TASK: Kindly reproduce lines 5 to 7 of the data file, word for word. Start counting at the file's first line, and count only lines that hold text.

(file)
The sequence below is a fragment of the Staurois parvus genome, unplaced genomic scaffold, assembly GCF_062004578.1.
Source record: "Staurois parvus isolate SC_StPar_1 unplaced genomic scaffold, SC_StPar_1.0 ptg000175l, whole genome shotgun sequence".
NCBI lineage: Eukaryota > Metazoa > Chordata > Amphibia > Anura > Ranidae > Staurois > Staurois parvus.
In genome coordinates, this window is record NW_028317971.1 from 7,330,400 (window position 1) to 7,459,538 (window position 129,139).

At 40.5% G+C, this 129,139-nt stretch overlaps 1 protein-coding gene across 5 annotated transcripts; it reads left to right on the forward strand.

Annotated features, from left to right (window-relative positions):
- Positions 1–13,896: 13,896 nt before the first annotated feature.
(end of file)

At 40.5% G+C, this 129,139-nt stretch overlaps 1 protein-coding gene across 5 annotated transcripts; it reads left to right on the forward strand.

Annotated features, from left to right (window-relative positions):
- Positions 1–13,896: 13,896 nt before the first annotated feature.